The Werich Villa, previously also known as the Dobrovský house or Engel tannery, has more than 450 years of history and is closely connected with the history of Kampa Island, used since time immemorial by craftsmen who needed water to perform their activities: millers, tanners, gardeners and potters (the pottery markets on Kampa lasted up until the 20th century). Later, the aristocratic gardens were first built, then a public park, and the island also began being used as a popular place for relaxation.
One of the oldest reports of the buildings and gardens on Kampa is the information on Sova’s Mill from the 14th century (today it is the main Museum Kampa building). Accounts of the founding of the first gardens are from the 15th century. Most of the buildings were then built in the second half of the 16th and the beginning of the following century.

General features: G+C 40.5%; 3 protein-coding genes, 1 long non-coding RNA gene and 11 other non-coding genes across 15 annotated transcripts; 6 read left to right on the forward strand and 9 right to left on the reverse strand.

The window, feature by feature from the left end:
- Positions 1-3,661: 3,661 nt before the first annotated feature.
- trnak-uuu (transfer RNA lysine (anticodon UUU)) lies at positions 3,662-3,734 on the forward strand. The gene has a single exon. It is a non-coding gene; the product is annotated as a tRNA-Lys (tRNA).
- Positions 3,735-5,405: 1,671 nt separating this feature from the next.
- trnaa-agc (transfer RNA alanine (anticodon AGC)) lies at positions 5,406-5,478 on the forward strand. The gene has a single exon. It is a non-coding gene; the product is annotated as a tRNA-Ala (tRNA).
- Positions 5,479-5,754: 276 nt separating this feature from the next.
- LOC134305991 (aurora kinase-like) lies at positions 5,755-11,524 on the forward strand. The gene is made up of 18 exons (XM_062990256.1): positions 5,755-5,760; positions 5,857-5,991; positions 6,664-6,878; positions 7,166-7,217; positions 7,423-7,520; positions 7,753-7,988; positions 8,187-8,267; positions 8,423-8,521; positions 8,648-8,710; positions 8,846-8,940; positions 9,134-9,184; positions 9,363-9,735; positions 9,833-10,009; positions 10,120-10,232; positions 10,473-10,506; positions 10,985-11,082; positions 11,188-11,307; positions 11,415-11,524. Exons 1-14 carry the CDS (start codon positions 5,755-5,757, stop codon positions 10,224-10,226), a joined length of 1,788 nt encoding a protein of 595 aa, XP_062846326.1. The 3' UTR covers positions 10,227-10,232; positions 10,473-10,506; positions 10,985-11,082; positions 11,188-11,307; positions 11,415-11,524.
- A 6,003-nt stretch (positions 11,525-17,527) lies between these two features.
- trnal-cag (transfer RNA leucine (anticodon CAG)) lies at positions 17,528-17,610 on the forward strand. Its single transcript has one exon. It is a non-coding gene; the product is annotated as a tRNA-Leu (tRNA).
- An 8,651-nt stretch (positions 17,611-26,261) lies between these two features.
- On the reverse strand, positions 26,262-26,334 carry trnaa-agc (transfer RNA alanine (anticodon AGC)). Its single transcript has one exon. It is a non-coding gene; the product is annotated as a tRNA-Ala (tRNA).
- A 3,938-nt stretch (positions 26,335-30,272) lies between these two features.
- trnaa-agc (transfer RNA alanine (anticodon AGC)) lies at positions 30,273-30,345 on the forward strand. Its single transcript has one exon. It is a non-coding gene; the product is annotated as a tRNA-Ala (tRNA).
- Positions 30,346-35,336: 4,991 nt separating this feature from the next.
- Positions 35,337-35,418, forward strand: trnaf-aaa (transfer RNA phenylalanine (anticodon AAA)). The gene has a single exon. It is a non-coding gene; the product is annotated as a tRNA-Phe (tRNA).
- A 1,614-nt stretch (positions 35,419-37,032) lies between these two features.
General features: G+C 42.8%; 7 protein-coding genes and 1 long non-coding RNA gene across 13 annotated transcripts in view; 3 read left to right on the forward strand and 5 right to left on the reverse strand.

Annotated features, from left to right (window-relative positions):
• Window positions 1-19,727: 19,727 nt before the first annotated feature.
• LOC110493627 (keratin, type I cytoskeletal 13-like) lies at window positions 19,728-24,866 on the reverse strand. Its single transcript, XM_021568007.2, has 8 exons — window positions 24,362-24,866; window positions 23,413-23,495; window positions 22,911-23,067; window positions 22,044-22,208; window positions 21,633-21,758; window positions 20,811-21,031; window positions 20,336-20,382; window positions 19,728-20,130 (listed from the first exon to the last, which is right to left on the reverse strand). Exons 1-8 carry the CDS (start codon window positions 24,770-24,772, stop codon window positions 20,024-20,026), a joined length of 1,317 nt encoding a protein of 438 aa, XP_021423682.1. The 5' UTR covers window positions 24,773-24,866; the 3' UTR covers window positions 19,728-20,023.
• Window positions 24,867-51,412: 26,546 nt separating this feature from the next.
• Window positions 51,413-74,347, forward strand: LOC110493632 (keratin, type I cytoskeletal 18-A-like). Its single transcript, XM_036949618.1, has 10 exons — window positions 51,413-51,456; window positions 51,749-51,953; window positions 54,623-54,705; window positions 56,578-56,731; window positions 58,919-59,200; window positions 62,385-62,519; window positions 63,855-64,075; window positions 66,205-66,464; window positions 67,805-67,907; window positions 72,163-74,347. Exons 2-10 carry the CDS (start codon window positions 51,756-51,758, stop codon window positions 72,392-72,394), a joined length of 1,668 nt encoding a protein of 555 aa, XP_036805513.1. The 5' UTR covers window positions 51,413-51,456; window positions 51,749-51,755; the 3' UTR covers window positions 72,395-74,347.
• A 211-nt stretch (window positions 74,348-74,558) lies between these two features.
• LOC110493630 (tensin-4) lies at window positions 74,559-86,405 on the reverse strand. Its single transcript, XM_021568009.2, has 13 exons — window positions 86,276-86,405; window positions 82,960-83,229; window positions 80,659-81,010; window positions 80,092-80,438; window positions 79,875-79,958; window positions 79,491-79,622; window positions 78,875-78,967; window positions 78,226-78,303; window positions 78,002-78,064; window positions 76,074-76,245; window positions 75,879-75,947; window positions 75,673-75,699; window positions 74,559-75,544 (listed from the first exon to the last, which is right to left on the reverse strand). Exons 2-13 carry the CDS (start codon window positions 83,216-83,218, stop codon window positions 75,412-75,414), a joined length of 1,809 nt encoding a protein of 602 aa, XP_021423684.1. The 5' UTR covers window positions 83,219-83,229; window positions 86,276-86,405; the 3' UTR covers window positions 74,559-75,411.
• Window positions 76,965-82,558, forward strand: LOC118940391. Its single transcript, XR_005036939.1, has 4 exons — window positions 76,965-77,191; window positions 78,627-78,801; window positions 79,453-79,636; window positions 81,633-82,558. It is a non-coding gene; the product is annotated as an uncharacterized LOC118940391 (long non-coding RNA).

The first mention of the building that is now known as the Werich Villa comes from the year 1580, and Servatius Engel, whose family was from Flanders and who was raised to noble status in 1648 with the title von Engelsfluss for the protection of Prague from the Swedes, had a tannery here at least from the second quarter of the 17th century.
Part of the gardens, including today’s Werich Villa, was acquired by the house of Nostitz in 1725. They closed the tannery, walled in the space and attached it to the nearby Nostitz Palace as a garden.